This Part explains how the expansive approach created extraordinary controversy for the CARES Act and how that controversy confirms the Service’s erroneous approach to section 265(a)(1). Because Congress legislatively overrode Notice 2020-32, the issues in this Part might seem stale. But they are not. Congress addressed PPP loan forgiveness but did not broadly address when section 265(a)(1) will deem expenses allocable to income from the discharge of indebtedness (DOI income). Thus, the relationship between section 265(a)(1) and DOI income remains uncertain and justifies careful attention.

Part IV.A briefly explains how the Code addresses DOI income. One must appreciate that background to determine whether PPP expenses are, under section 265(a)(1), allocable to tax-exempt DOI income. Part IV.B then explains how the Service ruled that PPP expenses are, in fact, allocable to DOI income. That Part criticizes the Service’s reasoning on its own terms. Part IV.C explains that the production-of-income approach should have applied to PPP expenses, and that deductions for those expenses should not have faced disallowance under section 265(a)(1). Part IV.D argues that Congress should reaffirm the production-of-income approach. That Part rejects arguments that Congress should instead expand section 265(a)(1) to catch situations like those presented in the CARES Act.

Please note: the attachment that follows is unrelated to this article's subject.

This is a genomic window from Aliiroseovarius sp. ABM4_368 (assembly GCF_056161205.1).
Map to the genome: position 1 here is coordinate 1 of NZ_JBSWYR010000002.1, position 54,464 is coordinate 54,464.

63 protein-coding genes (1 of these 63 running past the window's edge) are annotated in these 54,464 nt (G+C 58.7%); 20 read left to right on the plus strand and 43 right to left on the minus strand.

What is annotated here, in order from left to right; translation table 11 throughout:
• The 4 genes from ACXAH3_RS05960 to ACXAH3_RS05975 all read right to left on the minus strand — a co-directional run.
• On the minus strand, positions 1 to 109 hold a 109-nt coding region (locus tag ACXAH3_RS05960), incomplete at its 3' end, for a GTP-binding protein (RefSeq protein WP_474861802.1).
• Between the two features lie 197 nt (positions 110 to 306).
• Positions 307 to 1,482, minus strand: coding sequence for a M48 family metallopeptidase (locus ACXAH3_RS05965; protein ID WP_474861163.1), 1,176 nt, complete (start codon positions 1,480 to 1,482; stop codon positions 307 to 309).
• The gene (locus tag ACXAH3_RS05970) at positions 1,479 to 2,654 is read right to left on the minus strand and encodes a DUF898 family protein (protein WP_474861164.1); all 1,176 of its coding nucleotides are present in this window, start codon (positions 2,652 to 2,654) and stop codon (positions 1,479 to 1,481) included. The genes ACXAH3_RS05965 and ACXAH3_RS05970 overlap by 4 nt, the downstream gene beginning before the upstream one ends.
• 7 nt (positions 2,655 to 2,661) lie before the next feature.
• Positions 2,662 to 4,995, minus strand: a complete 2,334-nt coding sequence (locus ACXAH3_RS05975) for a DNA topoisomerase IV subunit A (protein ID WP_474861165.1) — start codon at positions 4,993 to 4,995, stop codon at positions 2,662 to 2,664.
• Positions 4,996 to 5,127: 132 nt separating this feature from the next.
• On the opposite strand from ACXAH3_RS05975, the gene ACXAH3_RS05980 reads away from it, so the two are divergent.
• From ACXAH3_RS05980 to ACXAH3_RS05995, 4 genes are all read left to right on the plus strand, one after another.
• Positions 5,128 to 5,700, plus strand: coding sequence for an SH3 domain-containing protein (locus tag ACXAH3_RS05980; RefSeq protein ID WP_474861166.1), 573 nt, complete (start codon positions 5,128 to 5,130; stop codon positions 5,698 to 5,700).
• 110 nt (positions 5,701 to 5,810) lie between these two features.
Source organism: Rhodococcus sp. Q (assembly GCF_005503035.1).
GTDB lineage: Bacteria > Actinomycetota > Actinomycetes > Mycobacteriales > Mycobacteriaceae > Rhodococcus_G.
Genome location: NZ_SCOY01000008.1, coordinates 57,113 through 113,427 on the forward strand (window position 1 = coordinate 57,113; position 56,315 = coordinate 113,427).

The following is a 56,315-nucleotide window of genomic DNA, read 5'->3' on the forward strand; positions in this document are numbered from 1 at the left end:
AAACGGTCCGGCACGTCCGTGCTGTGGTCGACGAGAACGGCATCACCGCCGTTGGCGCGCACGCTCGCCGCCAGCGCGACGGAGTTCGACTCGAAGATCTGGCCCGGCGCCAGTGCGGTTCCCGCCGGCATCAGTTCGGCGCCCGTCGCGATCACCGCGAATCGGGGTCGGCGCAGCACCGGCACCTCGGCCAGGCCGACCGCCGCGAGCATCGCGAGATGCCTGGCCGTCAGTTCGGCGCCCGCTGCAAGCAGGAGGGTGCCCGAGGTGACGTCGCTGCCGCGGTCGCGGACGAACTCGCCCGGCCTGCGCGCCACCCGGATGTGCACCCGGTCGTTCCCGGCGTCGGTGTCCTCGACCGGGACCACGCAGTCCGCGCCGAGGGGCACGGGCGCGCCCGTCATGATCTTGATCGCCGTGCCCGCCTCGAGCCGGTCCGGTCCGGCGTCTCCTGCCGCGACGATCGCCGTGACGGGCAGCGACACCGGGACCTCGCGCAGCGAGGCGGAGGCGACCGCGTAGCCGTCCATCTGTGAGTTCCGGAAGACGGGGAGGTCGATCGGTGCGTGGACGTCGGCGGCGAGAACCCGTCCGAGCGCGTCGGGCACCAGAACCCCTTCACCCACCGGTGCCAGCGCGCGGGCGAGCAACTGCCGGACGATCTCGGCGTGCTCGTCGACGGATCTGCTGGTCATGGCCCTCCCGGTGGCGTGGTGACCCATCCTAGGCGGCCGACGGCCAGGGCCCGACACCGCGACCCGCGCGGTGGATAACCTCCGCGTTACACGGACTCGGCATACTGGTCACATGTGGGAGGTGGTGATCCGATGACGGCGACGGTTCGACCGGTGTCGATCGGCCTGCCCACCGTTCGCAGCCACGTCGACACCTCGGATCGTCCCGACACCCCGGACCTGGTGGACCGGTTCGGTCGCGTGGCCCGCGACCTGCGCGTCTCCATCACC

A. DOI Income: General Principles

Section 61(a) broadly states that gross income includes all income from whatever source derived. Though attempts to exhaustively define “income” have proven elusive, the Supreme Court has established some commonly cited principles. In Commissioner v. Glenshaw Glass, the Court emphasized that income arises for “undeniable accessions to wealth, clearly realized, and over which the taxpayers have complete dominion.”

Under these principles, taxpayers will not recognize income when they borrow funds. Any borrowed amount immediately gives rise to an offsetting obligation to repay. Though a taxpayer may subjectively feel richer when a loan disbursement appears in her bank account, she has not enjoyed one of the “undeniable accessions to wealth” contemplated by Glenshaw Glass.

On the deduction side, payments with borrowed funds will usually be treated in the same way as any other payment. Thus, for example, a section 162 deduction may arise whether a taxpayer pays her business expense with borrowed funds or with her savings. The law assumes that the taxpayer will repay her loan, and so payments made with borrowed funds are treated as bona fide expenditures.

If a taxpayer fails to repay her loans, these assumptions become disturbed. When a repayment failure occurs and the lender discharges the taxpayer’s debt, DOI income generally arises. As described further below, the discharge of the taxpayer’s debt reflects an accession to wealth under the Glenshaw Glass standard.

Taxpayers who recognize DOI income may face challenges paying the taxes imposed on that income. Section 108(a) thus establishes various exceptions to income recognition. Those exceptions principally relate to taxpayer hardships, such as bankruptcy or insolvency. However, the section 108 exclusion will not always be permanent. Under section 108(b), a taxpayer must generally reduce her existing tax attributes by the amount excluded under section 108(a). Thus, a taxpayer might exclude $100 of DOI income under section 108(a) but then reduce her available net operating losses by the same amount. In this way, the amount excluded under section 108(a) is eventually recaptured.

B. PPP Expenses Under the Expansive Approach

1. The Service Denies PPP Deductions